On May 19, 2017, Simpson was informed that she would no longer be switching to the midnight shift because she had called in sick in April without giving enough notice. When Simpson informed the employer that she was unable to accept the change in schedule as a result of her previously-disclosed childcare obligations, Nimigon terminated her employment. The employer claimed that the termination was based on several cases of misconduct which included poor attendance, failing to follow instructions, creating a disturbance and poor performance.

Tribunal Decision

The tribunal found that Simpson’s termination was discriminatory because it was based, at least in part, because of her inability to work afternoon shifts due to childcare responsibilities. The tribunal further determined that the employer’s decision to withdraw the offer to allow Simpson to work midnight shifts was a failure to accommodate her family status obligations.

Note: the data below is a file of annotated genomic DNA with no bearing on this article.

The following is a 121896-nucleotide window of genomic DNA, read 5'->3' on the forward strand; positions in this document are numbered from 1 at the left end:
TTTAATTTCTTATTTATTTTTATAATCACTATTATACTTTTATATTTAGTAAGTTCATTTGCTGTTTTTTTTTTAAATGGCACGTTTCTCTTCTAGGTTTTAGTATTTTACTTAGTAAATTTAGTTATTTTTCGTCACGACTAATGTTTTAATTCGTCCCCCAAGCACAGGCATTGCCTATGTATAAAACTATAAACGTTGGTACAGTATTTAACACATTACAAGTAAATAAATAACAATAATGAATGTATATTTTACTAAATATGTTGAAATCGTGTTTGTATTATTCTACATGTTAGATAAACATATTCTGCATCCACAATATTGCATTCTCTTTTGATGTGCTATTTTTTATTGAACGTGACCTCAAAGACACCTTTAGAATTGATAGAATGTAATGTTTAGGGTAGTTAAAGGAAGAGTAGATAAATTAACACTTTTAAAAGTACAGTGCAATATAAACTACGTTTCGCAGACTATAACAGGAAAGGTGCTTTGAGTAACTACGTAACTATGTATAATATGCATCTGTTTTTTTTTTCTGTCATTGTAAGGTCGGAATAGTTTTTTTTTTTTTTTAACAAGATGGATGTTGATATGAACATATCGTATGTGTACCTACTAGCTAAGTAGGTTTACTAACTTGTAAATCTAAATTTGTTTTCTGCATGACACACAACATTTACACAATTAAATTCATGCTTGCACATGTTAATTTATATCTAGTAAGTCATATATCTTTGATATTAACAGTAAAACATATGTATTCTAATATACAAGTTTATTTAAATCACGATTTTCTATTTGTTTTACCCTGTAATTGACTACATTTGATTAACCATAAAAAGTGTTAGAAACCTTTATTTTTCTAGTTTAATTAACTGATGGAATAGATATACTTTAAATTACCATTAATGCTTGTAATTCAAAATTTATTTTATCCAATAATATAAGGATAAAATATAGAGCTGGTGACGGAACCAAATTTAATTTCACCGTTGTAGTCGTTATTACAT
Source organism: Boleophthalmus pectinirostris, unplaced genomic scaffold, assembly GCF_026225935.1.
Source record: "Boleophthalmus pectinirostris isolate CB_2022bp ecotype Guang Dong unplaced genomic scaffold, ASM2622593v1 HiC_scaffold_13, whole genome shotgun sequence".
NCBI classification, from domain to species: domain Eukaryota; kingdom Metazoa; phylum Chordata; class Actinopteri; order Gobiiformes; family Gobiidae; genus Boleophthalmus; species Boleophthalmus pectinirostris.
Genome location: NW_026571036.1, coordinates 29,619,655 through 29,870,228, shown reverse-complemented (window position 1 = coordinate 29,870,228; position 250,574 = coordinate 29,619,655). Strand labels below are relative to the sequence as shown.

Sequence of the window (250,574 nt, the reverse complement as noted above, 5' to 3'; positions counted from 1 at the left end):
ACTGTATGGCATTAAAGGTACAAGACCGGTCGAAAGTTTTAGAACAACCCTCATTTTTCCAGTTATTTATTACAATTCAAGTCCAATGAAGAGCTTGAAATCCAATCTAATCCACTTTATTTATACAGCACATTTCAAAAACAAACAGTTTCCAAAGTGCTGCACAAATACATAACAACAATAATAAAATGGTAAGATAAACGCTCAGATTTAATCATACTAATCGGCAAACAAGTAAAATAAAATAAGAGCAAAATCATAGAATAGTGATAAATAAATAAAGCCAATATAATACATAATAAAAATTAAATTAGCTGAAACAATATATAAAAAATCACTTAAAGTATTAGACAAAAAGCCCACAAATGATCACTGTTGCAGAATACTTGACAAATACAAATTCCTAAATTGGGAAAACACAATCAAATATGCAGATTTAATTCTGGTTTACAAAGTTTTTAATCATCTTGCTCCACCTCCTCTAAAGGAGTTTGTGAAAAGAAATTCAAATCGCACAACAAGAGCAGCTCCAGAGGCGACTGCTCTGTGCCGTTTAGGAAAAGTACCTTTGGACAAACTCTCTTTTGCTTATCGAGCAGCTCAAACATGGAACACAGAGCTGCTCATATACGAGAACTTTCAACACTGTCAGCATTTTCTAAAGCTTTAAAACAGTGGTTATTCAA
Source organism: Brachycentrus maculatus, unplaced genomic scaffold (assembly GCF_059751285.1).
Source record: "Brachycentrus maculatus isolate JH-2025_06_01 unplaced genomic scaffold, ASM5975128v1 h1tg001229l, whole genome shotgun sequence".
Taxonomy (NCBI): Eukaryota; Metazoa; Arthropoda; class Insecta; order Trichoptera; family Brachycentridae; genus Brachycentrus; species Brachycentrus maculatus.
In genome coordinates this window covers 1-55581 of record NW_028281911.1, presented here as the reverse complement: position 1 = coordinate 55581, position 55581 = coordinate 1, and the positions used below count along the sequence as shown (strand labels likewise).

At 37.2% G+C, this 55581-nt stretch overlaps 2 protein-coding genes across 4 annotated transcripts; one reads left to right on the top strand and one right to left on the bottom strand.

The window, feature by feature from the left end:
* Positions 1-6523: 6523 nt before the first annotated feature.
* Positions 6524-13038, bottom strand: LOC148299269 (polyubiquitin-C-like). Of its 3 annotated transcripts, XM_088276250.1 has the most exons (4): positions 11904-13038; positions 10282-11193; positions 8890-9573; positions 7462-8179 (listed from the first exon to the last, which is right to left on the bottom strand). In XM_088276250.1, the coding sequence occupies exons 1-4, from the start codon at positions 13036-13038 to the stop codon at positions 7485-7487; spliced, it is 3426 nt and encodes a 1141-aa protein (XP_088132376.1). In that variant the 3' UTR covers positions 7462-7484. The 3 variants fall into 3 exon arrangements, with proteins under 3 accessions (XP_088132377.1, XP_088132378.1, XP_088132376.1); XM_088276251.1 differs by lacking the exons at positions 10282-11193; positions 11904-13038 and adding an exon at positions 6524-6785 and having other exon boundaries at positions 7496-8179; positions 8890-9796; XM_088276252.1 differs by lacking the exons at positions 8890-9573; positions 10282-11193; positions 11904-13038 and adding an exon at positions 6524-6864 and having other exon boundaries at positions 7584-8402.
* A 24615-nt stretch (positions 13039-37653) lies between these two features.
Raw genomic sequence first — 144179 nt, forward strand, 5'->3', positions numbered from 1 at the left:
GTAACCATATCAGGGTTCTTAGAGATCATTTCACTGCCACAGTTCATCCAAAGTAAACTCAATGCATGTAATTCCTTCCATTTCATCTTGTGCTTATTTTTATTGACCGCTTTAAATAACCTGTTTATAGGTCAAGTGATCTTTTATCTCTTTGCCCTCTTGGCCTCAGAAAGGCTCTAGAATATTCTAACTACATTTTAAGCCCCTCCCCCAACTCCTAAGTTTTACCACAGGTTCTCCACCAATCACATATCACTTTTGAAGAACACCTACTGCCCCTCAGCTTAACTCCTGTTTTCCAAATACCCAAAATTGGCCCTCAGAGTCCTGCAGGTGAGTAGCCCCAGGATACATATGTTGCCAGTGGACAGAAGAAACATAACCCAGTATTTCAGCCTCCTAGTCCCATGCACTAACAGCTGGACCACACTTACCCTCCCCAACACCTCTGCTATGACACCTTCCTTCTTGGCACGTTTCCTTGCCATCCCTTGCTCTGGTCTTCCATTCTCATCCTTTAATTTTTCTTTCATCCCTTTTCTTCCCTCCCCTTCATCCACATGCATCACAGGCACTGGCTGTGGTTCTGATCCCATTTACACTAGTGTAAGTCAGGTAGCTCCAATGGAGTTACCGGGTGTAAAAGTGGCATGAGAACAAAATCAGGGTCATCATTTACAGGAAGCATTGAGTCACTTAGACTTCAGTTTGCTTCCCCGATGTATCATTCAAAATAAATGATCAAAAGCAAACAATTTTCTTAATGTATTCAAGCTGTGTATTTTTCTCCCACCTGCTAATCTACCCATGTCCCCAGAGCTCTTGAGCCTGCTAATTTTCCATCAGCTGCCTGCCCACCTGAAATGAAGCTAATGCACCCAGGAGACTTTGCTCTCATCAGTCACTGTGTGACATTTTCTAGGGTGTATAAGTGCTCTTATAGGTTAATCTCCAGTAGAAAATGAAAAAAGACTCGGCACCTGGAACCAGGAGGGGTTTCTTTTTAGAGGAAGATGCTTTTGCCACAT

The vice chair noted that during the course of her employment with Nimigon, Simpson had a very good attendance record and was rarely absent from work due to illness. On previous occasions, Simpson would provide advanced notice of just a few hours if she or her children were ill and it was the employer, and not Simpson, who would source a substitute colleague to cover her shifts. It was therefore evident that Nigimon departed from its usual practices and procedures by issuing the written warning to Simpson and claiming that she was responsible for sourcing a substitute colleague.